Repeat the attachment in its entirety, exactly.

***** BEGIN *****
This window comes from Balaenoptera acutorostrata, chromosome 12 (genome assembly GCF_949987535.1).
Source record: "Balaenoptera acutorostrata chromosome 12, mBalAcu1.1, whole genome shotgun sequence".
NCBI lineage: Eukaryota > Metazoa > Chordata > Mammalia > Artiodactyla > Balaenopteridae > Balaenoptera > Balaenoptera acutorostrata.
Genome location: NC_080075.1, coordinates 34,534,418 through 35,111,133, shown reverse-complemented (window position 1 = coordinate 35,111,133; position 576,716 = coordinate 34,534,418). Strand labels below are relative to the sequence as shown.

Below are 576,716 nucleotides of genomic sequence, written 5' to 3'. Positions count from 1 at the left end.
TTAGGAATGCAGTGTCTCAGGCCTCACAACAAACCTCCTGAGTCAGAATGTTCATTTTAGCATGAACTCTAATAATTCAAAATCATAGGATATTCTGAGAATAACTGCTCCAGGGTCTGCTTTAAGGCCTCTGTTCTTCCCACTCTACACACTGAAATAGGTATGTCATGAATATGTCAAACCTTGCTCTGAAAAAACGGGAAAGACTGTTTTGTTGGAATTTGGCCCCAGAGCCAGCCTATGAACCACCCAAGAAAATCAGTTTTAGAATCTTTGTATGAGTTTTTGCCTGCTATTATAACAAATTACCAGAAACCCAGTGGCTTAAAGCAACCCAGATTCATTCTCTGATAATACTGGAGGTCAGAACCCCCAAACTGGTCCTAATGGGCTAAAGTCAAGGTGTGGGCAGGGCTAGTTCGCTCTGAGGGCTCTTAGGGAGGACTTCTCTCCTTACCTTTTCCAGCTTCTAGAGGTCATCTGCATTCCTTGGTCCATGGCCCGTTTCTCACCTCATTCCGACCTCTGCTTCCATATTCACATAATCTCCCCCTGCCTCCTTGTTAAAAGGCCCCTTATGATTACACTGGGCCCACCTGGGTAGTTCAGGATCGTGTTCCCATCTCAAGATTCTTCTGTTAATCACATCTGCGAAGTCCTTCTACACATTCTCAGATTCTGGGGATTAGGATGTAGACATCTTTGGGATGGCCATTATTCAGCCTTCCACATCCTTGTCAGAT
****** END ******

This window comes from Balaenoptera acutorostrata, chromosome 12 (genome assembly GCF_949987535.1).
Source record: "Balaenoptera acutorostrata chromosome 12, mBalAcu1.1, whole genome shotgun sequence".
NCBI lineage: Eukaryota > Metazoa > Chordata > Mammalia > Artiodactyla > Balaenopteridae > Balaenoptera > Balaenoptera acutorostrata.
Genome location: NC_080075.1, coordinates 34,534,418 through 35,111,133, shown reverse-complemented (window position 1 = coordinate 35,111,133; position 576,716 = coordinate 34,534,418). Strand labels below are relative to the sequence as shown.

Below are 576,716 nucleotides of genomic sequence, written 5' to 3'. Positions count from 1 at the left end.
TTAGGAATGCAGTGTCTCAGGCCTCACAACAAACCTCCTGAGTCAGAATGTTCATTTTAGCATGAACTCTAATAATTCAAAATCATAGGATATTCTGAGAATAACTGCTCCAGGGTCTGCTTTAAGGCCTCTGTTCTTCCCACTCTACACACTGAAATAGGTATGTCATGAATATGTCAAACCTTGCTCTGAAAAAACGGGAAAGACTGTTTTGTTGGAATTTGGCCCCAGAGCCAGCCTATGAACCACCCAAGAAAATCAGTTTTAGAATCTTTGTATGAGTTTTTGCCTGCTATTATAACAAATTACCAGAAACCCAGTGGCTTAAAGCAACCCAGATTCATTCTCTGATAATACTGGAGGTCAGAACCCCCAAACTGGTCCTAATGGGCTAAAGTCAAGGTGTGGGCAGGGCTAGTTCGCTCTGAGGGCTCTTAGGGAGGACTTCTCTCCTTACCTTTTCCAGCTTCTAGAGGTCATCTGCATTCCTTGGTCCATGGCCCGTTTCTCACCTCATTCCGACCTCTGCTTCCATATTCACATAATCTCCCCCTGCCTCCTTGTTAAAAGGCCCCTTATGATTACACTGGGCCCACCTGGGTAGTTCAGGATCGTGTTCCCATCTCAAGATTCTTCTGTTAATCACATCTGCGAAGTCCTTCTACACATTCTCAGATTCTGGGGATTAGGATGTAGACATCTTTGGGATGGCCATTATTCAGCCTTCCACATCCTTGTCAGAT